Sephora CMO discusses diversity, equity and inclusion initiatives

  • Sephora has prioritized DCI’s efforts, including a brand incubator focused on minorities.
  • Its chief marketing officer, Deborah Yeh, has taken the lead in many of these efforts.
  • Yeh discussed DCI’s business case, how being a color manager informs her work, and more.
  • Visit the Insider’s Transforming Business homepage for more stories

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Sephora has taken steps to promote diversity, equity and inclusion at the cosmetics retailer. Its chief marketing officer, Deborah Yeh, has been a major driver of these initiatives and was recently named one of Insider’s 100 people transforming the company for this job.

She spoke to Insider about DCI’s business case, her accidental path to marketing, how being a person of color informs her work, and the trends she envisions. Our interview has been edited for clarity.

What will be the biggest shopping trend in 2022?

More and more people are looking to buy based on their values ​​rather than mere functionality; and personalization. We recently updated our Color IQ technology, which helps people find makeup based on their skin tone and takes into account how depth, undertone and saturation go into skin tone.

Why is DEI so important to Sephora?

Many consumers experience moments of racial prejudice when shopping, and most of these incidents go unreported. There are people who will abandon your brand if you are not inclusive. It’s a huge business opportunity.

What are your main DCI initiatives?

We have made a 15% commitment to expand our assortments. But we also need to put programs and other initiatives around this. So, in our latest Brand Incubator course, Color Founders not only got on a program and got mentorship from established Color Brand Founders, but a handful of them even made it to the market at Sephora.

How do these initiatives translate into your stores?

We’re increasing the diversity of hires to ensure store demographics reflect the community. We’ve made great strides in store directions over the past year – it’s gone from 6% of African American store managers to 9%. The other element is training and development. We have launched a systematic program to do everything from talking about what it means to be inclusive leaders, to explicitly fighting racism, to cultural alliance and the technical skills needed to match someone’s skin tone. ‘one and serve her hair. texture.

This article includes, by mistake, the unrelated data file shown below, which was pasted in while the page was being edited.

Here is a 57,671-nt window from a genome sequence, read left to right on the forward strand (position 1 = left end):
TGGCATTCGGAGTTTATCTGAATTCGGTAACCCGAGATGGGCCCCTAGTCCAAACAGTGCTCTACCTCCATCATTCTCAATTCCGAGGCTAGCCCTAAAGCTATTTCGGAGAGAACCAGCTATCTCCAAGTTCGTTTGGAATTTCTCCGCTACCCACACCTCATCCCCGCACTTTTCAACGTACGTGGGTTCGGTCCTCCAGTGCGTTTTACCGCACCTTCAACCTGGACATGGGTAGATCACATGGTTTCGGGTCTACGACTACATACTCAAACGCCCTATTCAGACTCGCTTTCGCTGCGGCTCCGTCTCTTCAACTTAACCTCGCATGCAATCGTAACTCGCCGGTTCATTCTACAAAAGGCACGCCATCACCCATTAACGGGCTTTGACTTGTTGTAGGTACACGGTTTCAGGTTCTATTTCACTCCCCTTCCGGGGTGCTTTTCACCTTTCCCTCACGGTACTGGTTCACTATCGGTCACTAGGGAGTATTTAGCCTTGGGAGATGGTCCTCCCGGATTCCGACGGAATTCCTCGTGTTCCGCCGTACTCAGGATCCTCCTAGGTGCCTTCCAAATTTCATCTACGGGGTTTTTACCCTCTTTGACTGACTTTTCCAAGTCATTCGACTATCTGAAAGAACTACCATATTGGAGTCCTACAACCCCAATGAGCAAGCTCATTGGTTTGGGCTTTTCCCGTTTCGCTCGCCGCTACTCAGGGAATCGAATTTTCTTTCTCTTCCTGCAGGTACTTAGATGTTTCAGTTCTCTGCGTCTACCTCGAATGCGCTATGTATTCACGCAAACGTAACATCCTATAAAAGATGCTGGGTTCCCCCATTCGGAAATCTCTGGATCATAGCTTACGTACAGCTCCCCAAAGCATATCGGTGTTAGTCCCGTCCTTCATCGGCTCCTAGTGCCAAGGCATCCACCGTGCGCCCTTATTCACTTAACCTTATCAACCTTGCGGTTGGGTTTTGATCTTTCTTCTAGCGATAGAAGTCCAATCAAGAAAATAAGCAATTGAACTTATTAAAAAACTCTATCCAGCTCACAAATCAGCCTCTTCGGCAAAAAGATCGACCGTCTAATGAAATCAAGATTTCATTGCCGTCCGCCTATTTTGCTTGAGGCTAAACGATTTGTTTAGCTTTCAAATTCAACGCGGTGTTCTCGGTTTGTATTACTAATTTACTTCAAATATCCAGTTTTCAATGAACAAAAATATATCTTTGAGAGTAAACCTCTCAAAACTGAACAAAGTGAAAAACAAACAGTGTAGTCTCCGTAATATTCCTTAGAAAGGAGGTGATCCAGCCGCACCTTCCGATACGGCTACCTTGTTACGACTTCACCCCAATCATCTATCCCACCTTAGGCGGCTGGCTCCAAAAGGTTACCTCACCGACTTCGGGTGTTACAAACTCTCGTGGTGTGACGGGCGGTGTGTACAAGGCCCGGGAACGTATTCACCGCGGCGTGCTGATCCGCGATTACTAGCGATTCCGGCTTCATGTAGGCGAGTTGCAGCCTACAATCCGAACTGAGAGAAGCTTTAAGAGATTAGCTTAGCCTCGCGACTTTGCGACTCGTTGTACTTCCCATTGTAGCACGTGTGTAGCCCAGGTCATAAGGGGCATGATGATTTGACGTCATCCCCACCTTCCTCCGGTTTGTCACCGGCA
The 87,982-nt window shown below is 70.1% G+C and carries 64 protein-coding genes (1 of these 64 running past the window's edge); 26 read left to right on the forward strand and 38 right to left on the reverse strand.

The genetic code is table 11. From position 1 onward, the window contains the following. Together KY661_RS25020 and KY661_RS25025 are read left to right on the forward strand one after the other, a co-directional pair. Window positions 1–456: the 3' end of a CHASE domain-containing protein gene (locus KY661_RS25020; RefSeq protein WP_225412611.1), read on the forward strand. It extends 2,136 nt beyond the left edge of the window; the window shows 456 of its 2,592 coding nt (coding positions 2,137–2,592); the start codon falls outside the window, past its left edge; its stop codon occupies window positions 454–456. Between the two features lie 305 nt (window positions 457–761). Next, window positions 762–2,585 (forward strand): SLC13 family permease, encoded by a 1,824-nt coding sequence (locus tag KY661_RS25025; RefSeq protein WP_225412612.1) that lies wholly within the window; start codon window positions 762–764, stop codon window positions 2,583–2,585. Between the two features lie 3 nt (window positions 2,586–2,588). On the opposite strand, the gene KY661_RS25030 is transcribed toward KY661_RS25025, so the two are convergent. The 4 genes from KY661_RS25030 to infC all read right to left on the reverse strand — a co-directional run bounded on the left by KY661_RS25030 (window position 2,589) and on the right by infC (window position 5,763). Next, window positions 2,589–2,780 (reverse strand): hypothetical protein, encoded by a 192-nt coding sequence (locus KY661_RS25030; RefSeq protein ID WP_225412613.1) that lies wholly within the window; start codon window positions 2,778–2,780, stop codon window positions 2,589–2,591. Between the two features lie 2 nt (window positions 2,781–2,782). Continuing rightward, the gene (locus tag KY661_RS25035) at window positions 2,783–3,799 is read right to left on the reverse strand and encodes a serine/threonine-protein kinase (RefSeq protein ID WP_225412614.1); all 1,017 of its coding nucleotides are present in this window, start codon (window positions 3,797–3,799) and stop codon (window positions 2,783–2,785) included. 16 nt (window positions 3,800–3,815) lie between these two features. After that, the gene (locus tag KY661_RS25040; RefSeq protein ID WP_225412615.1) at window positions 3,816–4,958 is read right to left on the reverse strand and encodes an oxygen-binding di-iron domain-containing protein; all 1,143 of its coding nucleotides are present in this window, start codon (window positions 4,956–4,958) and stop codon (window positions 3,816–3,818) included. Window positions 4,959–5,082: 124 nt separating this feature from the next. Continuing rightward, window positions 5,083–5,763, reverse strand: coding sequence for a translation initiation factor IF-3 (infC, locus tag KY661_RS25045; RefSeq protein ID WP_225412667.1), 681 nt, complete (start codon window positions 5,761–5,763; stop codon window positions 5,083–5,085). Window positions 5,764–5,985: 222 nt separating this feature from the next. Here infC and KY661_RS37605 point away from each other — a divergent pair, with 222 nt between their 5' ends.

What about where you advertise?

Much of our presence is on social media, and a lot of the money goes straight to content creators. A good example here is the Sephora Squad program, where we explicitly select various creators and voices. Seventy-nine percent of our 2021 team identify as POC. Our intention is to think about where our business is located, and our commitments reflect that.

How does being a person of color teach you professionally?

I’ve embarked on my own personal journey over the past couple of years in terms of integrating my identity into the workplace – about how that can be a benefit and something that should be celebrated and not put aside. I know what it’s like to not necessarily be seen in a managerial environment. I know what it feels like to walk into a store and not feel like you are being seen. It is difficult to remove the staff from the professional when it comes to these issues. It’s part of what I bring to the conversation. It motivates me to do more.

What is the most important skill you learned in your career and how did you learn it?

An organizational expert once pointed out that I probably revolve around a certain type of person, coming out of an east coast university. But how do you learn to sell to everyone? It was one of the best things anyone could have said to me at the start of my career. It taught me to be a better cross-functional partner, a better vertical collaborator, and to speak at all levels of an organization. It is a skill that I am constantly improving.

If you had to counsel your young self, what would you tell him to do more and what would you tell him to stop doing?

I got into marketing by accident. When I got my first job out of college, I thought I was going to go back to academia. But following my curiosity ended up being the best way for me to find a career. So I would say: think less of life as a linear path. On the other hand, I would rethink what success means. I found a letter my father wrote to me in college that had a line that said, “I’m sure you’ll get into a good medical school.” While that was my aspiration at the time, I finally found an impact by contributing to society in a different way.


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